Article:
From a different perspective, the question of Orders and Awards is imminent and of much concern with respect to contemporary claims that privity of contract is the cause of unnecessary disputes. To start with, there are elements that must be observed when handling arbitration orders. In that light, every arbitration order must be served in writing to the concerned party with respect to procedural concerns. In the event that the arbitration tribunal fails to do so in the prescribed format, the intended party shall be at liberty to ignore the order.
In addition, traditional principles of law shall also not hold the mentioned party liable for contempt of court for refusing to honour defective order as reiterated by Richard and Salzedo (1996, pp. 81-7). Where the contract involve foreign parties who agreed to operate within the terms of an arbitration clause, it is practicable to specify the law that shall govern such contract. As a result, common practice has since observed that the arbitration tribunals are bound to resolve any arising disputes in accordance with the chosen law. Otherwise, the case shall be decided under the English Law if the arbitration agreement failed to specify any law to that effect.
It is for that reason that Mustill and Boyd (1989) noted that foreign courts are at liberty to recognize orders and awards issued under a specific law chosen by the arbitration parties as illustrated in the case of Altaine Khuder LLC v IMC Mining Inc. and IMC Mining Solutions Pty Limited  VSC I. In recognizing orders, the following principle must apply. First, there arbitration tribunal must demonstrated utmost adherence and application of the specified law identified to govern the breached contract.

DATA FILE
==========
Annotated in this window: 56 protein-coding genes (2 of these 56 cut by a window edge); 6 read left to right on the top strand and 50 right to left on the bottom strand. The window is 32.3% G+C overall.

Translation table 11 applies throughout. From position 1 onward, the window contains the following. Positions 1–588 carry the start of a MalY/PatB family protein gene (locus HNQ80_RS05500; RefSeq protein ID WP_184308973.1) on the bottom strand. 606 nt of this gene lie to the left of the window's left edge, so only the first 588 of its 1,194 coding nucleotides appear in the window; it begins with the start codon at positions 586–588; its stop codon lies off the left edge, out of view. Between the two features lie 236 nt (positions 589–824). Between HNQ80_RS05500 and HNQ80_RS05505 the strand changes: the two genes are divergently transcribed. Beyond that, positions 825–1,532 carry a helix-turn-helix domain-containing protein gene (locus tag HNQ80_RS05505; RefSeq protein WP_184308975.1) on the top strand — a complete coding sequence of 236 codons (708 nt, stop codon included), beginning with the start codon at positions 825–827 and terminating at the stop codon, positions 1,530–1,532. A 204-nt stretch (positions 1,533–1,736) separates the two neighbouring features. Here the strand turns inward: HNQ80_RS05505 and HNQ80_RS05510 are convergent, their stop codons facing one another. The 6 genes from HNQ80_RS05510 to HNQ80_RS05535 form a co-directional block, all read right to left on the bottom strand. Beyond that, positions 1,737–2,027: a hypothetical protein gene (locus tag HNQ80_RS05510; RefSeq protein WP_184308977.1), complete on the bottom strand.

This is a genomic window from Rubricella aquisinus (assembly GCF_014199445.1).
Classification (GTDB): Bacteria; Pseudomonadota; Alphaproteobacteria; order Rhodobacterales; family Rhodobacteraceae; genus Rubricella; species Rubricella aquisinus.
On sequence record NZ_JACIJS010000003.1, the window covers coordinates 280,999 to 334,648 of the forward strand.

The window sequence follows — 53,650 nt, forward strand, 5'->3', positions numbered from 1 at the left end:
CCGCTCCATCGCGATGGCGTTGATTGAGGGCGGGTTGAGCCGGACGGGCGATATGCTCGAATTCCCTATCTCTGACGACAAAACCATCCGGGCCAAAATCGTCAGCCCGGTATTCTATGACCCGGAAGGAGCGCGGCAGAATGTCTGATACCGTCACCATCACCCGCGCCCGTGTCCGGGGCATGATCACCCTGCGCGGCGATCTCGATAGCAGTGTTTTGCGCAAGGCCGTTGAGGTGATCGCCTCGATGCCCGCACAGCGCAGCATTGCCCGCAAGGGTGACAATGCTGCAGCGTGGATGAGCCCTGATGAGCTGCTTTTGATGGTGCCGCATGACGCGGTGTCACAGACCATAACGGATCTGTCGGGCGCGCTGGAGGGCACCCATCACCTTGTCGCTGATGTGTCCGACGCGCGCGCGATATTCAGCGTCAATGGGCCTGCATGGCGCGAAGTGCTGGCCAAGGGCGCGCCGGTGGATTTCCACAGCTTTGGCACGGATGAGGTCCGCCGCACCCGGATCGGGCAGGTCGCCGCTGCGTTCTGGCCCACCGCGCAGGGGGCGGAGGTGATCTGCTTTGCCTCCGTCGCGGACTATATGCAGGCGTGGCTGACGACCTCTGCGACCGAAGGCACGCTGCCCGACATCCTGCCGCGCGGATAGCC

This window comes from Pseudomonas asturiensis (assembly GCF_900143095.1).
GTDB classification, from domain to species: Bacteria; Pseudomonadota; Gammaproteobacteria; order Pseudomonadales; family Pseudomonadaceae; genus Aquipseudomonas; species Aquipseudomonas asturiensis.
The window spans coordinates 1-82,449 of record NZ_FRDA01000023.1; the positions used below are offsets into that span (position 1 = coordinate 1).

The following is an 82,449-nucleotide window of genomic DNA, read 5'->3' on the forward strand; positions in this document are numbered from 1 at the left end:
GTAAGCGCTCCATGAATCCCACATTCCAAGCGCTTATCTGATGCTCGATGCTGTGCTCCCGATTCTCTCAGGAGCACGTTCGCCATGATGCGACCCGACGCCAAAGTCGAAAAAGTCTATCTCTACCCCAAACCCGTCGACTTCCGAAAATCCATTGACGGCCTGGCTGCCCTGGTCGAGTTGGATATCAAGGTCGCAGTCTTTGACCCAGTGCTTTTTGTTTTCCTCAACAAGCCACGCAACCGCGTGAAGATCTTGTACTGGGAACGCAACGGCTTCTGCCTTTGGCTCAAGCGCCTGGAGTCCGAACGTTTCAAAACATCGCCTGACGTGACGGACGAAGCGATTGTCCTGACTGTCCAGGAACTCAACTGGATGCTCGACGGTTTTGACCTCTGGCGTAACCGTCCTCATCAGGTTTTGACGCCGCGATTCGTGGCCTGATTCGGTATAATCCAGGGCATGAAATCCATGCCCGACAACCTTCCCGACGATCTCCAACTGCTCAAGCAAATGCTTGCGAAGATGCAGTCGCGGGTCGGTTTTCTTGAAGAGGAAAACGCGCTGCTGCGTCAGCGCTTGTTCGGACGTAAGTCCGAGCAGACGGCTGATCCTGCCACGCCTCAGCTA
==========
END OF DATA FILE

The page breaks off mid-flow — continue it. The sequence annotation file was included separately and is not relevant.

Secondly, the applying party must have acted in good faith, and lastly, the order ought to serve the intended purpose as read with Section 46(1) of the Arbitration Act, 1996 (Redfern & Hunter 2009, p. 157). The other essential matter in privity revolves around valid documentation and evidence in arbitration proceedings. According to (Gary 2011, p. 73), it is vital to ensure that all documents relating to the contract under redress should be presented in time without intentional waste of time or resources.
Further, principles require that the injured parties present evidence of breach in accordance with expert opinion for such evidence to be admissible in a court of law or the tribunal. Only then shall any evidence be deemed valid to substantiate a claim or challenged of Award (Gaillard & Savage 1999, p. 166).
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